Book Reviews Archive

Not Unlike…

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The Blue Tower Tomaz Salamun (translated by Michael Biggins with the author) Houghton Mifflin Harcourt, October 2011 96 pages $22.00 Editor’s note: P. Scott Stanfield holds a Ph.D. in English and teaches literature at Nebraska Wesleyan University. Recently, I challenged him to see how many literary references he could

End of American Magic

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End of American Magic by Christopher Locke Salmon Poetry / Dufour Editions, Sept. 2011 76 pages $21.95 Arthur Miller may have pronounced the American Dream dead in Death of a Salesman, but Christopher Locke’s new book of poetry, End of American Magic, implies such a pessimistic assessment isn’t wholly accurate.  Like

Blue Nights

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Blue Nights Joan Didion Alfred A. Knopf, November 2011 208 pages $25.00 This post was written by Jaya Aninda Chatterjee. “We tell ourselves stories in order to live,” wrote author and cultural critic Joan Didion in The White Album, her chronicle of the revolutionary politics of the 1960s and ’70s.

The Ecstasy of Influence

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The Ecstasy of Influence: Nonfictions, Etc. Jonathan Lethem Doubleday, November 2011 464 pages $27.95 Have you ever found, after a long trip with a friend, that you’ve grown tired of their voice? That approximates how I felt after reading Jonathan Lethem’s most recent collection of prose, The Ecstasy of

The Forgotten Waltz

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The Forgotten Waltz Anne Enright W.W. Norton and Company, October 2011 259 pages $15.95 This post was written by Caitlin O’Neil Amaral. For a second-generation Irish American like me, whose family has turned the old sod into a mythical land of sorrow and song, Anne Enright is a bracing

Lightning Rods

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Lightning Rods Helen DeWitt New Directions, Oct. 2011 $24.95 I tried describing Lightning Rods to my brother like this: “The book is about Joe, a salesman who sells glory holes and makes them a standard fixture in the bathroom stalls of corporate offices across America.” He grimaced. “This was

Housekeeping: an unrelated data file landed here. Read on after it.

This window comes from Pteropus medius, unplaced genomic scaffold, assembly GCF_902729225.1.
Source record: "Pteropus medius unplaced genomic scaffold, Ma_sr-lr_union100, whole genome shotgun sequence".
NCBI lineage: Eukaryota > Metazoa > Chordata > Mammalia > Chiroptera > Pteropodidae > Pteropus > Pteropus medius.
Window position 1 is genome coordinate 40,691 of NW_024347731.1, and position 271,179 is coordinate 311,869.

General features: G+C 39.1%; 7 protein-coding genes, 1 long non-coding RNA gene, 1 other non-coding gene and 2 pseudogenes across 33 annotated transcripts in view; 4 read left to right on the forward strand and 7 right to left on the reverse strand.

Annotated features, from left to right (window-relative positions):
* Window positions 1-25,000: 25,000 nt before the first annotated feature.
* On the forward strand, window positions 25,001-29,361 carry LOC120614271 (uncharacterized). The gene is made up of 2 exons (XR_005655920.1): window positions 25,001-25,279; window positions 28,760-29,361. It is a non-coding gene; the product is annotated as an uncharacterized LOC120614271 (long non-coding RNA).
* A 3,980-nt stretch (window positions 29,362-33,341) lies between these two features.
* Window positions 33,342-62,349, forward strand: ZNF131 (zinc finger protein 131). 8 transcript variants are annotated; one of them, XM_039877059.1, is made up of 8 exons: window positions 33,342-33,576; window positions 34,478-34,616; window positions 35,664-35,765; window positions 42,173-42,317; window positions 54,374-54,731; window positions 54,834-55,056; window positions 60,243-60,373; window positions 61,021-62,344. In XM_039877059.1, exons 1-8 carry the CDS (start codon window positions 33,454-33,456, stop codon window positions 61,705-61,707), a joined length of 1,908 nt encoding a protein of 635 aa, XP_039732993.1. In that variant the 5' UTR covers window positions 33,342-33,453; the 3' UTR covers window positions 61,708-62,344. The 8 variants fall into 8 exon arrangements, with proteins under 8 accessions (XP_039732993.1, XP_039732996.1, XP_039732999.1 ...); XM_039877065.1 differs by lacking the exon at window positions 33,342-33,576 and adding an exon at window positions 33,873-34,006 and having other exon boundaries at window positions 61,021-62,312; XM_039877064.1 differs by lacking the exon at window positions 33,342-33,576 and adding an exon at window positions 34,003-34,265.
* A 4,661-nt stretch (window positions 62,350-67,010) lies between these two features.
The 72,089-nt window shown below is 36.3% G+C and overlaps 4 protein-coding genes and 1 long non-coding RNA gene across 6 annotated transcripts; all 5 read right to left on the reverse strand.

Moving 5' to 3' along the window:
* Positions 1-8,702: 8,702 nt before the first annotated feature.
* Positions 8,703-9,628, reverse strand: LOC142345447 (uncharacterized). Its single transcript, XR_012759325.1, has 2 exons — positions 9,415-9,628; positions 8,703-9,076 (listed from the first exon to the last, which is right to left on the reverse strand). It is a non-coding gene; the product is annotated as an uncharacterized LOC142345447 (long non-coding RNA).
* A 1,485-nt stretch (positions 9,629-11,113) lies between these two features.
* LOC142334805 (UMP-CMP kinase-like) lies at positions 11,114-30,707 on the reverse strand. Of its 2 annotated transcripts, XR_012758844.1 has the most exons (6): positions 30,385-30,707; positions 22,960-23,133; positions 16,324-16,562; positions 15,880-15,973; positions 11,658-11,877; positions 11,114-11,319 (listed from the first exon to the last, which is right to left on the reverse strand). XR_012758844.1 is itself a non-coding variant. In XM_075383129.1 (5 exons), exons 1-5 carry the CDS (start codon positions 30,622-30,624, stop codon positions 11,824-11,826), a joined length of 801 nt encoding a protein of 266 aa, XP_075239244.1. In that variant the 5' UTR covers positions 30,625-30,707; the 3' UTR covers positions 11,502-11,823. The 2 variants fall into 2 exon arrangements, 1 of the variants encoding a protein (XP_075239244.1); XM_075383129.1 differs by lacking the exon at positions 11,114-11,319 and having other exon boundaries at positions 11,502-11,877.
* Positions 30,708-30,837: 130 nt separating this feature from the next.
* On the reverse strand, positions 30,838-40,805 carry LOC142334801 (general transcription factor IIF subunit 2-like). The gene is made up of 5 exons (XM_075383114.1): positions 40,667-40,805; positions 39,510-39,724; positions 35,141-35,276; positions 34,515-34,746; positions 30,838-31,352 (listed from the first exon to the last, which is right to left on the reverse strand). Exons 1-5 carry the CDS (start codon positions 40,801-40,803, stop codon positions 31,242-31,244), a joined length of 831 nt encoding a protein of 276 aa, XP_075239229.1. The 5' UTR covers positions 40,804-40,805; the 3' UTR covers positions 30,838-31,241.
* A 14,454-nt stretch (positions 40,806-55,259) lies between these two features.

Tolstoy: A Russian Life

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Tolstoy: A Russian Life Rosamund Bartlett Houghton Mifflin Harcourt, November 2010 560 pages $35 Tolstoy biographers almost have too much material to work with. Unlike Dickens, Tolstoy didn’t burn any of his 8,500 letters; unlike Hardy, he didn’t destroy large portions of his diaries. Instead, he carefully preserved all

Aftermath

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Aftermath Scott Nadelson Hawthorne Books, September 2011 $15.95 288 pages This post was written by Karen Sikola. There are days when everything seems unnervingly connected—when every song your iPod shuffles up seems determined to make sense of your current tribulations, when the top story on the evening news mirrors

Love and Capital

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Love and Capital Mary Gabriel Little, Brown and Company, September 2011 768 pages $35.00 When Simon Montefiore reviewed Mary Gabriel’s recent, frighteningly expansive Karl Marx biography in the New York Times last month, he was generally complimentary—but for the wrong reasons. You see, Montefiore came at the book as

From the Observatory

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From the Observatory Julio Cortázar Trans. Anne McLean Archipelago Books, August 2011 130 pages $18.00 The first time I read Julio Cortázar’s From the Observatory, I thought I’d succumbed to a fever-dream. Eels slip, muscularly, into Möbius strips; the night is red-haired and the marble cold. I had no